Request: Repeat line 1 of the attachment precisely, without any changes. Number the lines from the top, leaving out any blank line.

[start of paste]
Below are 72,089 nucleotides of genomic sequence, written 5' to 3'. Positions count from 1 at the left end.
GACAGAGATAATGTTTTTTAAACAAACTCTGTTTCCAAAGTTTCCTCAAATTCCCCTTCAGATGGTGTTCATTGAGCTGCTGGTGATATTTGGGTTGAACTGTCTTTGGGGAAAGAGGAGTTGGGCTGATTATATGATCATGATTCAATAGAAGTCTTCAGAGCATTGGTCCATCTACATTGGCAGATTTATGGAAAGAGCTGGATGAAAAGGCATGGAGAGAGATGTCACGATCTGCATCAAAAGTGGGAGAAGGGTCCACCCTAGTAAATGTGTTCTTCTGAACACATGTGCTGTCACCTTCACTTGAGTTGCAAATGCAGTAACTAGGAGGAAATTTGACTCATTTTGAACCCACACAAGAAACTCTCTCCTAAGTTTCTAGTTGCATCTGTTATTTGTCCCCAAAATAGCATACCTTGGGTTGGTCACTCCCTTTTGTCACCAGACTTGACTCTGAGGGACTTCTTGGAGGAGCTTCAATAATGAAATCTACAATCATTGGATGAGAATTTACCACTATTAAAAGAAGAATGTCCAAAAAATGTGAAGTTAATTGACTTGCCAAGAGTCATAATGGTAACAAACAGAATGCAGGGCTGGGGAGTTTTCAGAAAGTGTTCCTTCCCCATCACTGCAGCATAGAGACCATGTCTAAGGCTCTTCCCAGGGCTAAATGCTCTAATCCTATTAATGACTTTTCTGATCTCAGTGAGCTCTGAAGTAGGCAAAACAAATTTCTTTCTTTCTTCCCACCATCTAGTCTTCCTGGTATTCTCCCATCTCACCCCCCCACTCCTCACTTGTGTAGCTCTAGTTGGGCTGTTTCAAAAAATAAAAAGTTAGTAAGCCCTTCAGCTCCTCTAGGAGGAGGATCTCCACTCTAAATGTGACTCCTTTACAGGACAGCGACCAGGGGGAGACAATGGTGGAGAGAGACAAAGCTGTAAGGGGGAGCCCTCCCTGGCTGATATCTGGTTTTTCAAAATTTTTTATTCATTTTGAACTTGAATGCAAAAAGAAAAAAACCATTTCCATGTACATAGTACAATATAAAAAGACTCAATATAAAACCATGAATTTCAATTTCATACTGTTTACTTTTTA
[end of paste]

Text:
Below are 72,089 nucleotides of genomic sequence, written 5' to 3'. Positions count from 1 at the left end.